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Deadly church fire prompts wide-scale safety inspections in Egypt

After a blaze in a Giza church killed dozens, the Egyptian government says it will systematically review the safety conditions of churches across the country.
KHALED DESOUKI/AFP via Getty Images

CAIRO  — The deadly fire that broke out during Sunday Mass at Abu Sifein Church in Egypt’s Giza Aug. 14 prompted the Egyptian government to announce it would review the safety conditions of churches across the country.

The blaze killed 41 people and injured 14 others, according to the Egyptian Ministry of Health.

Hours later, Egyptian Minister of Social Solidarity Nevin al-Kabbaj said in a statement televised on Al-Arabiya, “The Egyptian state is working on a complete review of the safety conditions of churches, particularly old ones, to prevent and avoid any new disasters, especially after the fire of Abu Sifein Church in Imbaba.”

She explained that the government expects to close down some dilapidated buildings and replace them where possible, adding, “Some old churches are located in unsuitable and unsecured residential neighborhoods, on streets that do not allow access for firefighting vehicles.”

Preliminary investigation into the accident showed that the fire started with an electrical malfunction in an air conditioner and filled the church with thick black smoke that was the main cause of injuries and deaths.

Hani Samir, an eyewitness, told Al-Monitor, “The church is located on a very narrow street in the Imbaba neighborhood of Giza. This is one of the most densely populated neighborhoods in Egypt. The church building does not have the traditional character of Egyptian churches. It's a multi-story house that was turned into a church years after its construction due to the complicated procedures for obtaining permits to establish churches.” 

The Abu Sifein Church was located on the fourth and fifth floors of a building in a narrow street packed with buildings. The small stairs and few exits hindered escape for about 500 people who were attending Sunday Mass and children who were at the daycare also located in the building when the fire occurred.

The head of the Coptic Orthodox Church, Pope Tawadros II, remarked in an Aug. 15 telephone interview with Egypt's DMC channel that the church's small space of just ​​120 square meters was “suitable for a residential apartment, but not a church." He called on the Egyptian government agencies to help expand or relocate churches to accommodate large numbers of worshipers.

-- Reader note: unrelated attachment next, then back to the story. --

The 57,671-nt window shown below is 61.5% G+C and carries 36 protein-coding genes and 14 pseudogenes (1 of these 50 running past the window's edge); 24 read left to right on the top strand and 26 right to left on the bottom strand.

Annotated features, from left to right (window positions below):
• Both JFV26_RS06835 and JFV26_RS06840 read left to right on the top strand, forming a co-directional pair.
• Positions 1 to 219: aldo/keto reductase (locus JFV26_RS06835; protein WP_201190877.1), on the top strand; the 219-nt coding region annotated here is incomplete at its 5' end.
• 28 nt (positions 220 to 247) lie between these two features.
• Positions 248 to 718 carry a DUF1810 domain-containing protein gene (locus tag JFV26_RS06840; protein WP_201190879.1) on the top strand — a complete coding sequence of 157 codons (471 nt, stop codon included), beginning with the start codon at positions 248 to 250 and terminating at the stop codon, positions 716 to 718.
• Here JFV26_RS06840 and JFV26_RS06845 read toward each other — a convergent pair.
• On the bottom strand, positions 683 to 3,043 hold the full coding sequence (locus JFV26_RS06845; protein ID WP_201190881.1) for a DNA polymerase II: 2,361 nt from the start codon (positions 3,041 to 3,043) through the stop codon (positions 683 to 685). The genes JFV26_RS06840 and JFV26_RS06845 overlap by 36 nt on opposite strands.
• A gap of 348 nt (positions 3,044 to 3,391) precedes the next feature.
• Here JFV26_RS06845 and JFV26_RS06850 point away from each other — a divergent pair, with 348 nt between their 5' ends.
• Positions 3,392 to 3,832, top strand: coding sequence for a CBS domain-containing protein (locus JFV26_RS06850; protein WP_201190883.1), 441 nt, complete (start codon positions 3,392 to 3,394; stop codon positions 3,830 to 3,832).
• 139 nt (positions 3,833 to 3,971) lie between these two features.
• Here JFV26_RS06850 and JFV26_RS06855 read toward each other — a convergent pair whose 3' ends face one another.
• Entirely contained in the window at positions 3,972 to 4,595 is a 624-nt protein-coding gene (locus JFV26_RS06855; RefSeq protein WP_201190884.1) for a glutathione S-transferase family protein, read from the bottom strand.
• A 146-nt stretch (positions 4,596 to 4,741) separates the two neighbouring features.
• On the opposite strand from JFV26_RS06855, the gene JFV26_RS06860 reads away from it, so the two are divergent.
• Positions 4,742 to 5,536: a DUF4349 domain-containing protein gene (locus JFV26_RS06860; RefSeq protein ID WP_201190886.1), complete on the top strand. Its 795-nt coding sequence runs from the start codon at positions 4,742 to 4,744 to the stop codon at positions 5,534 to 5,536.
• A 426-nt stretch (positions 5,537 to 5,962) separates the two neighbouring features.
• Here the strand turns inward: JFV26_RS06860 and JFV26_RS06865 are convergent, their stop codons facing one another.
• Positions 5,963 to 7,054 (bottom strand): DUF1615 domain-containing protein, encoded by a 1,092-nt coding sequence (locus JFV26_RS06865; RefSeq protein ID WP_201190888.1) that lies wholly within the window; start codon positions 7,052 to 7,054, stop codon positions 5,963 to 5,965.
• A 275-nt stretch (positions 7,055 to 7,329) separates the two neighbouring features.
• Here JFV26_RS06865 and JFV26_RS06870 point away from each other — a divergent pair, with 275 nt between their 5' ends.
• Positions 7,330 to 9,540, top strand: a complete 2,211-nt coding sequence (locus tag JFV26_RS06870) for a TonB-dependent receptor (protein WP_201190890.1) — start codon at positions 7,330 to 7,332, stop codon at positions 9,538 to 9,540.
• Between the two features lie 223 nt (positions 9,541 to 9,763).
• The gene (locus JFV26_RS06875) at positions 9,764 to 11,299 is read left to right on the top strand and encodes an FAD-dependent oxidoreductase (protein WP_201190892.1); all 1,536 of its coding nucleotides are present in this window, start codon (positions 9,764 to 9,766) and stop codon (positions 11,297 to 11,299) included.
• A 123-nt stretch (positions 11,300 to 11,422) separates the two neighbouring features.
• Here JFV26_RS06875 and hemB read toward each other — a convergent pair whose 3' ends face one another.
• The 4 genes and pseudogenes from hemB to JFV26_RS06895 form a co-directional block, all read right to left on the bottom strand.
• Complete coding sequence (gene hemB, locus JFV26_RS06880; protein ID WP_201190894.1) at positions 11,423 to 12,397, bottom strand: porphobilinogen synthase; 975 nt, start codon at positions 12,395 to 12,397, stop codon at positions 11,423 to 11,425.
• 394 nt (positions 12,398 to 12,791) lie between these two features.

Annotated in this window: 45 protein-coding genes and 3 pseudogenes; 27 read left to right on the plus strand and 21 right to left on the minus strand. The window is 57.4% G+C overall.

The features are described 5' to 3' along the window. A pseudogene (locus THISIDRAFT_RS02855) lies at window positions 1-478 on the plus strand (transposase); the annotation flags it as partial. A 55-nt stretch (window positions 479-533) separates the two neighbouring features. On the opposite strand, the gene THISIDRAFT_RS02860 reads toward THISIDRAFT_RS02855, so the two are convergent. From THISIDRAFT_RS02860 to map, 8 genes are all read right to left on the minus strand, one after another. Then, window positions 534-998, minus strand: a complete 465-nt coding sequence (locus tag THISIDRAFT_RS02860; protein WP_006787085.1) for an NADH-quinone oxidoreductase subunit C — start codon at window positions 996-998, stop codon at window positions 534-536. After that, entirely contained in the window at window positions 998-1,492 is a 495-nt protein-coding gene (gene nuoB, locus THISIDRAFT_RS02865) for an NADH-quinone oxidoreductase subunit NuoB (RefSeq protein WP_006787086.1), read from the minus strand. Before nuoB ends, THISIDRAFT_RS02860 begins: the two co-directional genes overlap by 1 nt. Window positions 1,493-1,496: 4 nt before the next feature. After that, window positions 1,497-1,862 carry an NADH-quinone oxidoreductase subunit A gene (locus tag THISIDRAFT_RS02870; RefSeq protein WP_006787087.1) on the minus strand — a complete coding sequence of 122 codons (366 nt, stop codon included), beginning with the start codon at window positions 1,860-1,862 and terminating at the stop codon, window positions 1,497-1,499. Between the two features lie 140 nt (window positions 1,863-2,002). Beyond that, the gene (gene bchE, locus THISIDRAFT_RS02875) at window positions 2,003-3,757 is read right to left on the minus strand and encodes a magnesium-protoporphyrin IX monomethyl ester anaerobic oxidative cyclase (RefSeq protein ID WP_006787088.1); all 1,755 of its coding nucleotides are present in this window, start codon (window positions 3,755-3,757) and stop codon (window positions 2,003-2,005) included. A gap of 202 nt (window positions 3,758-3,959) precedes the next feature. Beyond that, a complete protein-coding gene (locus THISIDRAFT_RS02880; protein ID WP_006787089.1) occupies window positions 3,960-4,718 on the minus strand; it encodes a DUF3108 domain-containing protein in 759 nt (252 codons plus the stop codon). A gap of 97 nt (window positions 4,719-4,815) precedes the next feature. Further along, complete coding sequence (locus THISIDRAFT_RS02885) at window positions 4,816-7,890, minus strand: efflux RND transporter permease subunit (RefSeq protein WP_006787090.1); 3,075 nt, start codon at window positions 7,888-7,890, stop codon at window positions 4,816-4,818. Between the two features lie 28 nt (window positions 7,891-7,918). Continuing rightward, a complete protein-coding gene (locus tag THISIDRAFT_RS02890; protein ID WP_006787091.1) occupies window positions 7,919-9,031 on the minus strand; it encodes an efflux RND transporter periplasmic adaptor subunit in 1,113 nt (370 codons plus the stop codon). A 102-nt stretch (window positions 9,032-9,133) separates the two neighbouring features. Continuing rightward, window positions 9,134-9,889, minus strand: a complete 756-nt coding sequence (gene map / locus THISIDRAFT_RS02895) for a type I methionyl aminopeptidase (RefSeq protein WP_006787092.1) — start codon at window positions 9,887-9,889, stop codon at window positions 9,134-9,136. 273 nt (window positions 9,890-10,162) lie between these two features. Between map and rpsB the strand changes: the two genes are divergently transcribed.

The spokesperson for the Egyptian Coptic Church, Moussa Ibrahim, told Al-Monitor that the forthcoming inspections are “a positive action worthy of support and encouragement," but warned that there is no official inventory of churches to check.

Less than two days after the Abu Sifein fire, the Egyptian Ministry of Interior announced that there was another small electrical fire Aug. 16 in the Church of Our Lady and St. Moses the Black in Giza governorate. No casualties were reported. 

That same day, a major fire broke out in Anba Bishoy Church in Minya, south of Cairo, also without any casualties. The church reported that the fire was unintentionally caused by two children playing with candles near the altar.

Ibrahim, the spokesperson, said, “Accidents happen. These incidents were not intentional and they happened to take place simultaneously.”

Al-Watan columnist Kamal Zakher, who is also the coordinator of the Secular Coptic Current, which promotes church reform and separation between church and state in Egypt, praised the state’s plan to review the safety conditions of churches.

“Churches must be evaluated objectively and there must be strict conditions for relocation. New churches must meet safety standards and be located on streets that allow the rapid entry of fire trucks or ambulances in the event of fire,” he told Al-Monitor.

He added, “The state is aware of the difficult conditions that Copts have faced in establishing their churches. But ever since President Abdel Fattah al-Sisi took power [in 2014], his top priority has been to consecrate the principle of citizenship. He issued instructions that new housing projects must include places of worship.”

Zakher went on, “Wherever there is a large population of Copts, a church must be built. But we do not build churches for luxury purposes. The Egyptian government has recently recognized a large number of churches. It also granted approvals to build new churches.”

In 2016, Sisi signed a new law regulating the construction and renovation of churches. The following year, the Egyptian government formed a committee to review applications for official status.

The Egyptian government recognized 2,401 churches from 2017 to mid-2022.

Ibrahim praised the government's efforts.

Said Sadek, a professor of political sociology at the American University in Cairo, told Al-Monitor, “Many churches are built without planning in crowded areas. Some of these churches were initially built as houses since it was difficult to obtain licenses for building churches.”

He added, “The Egyptian government should oversee churches and set safety standards for them, just like in any other facility where citizens are likely to gather. Supervision of safety conditions inside churches should not be limited to Egyptian church leaderships — the state must protect its citizens everywhere.”

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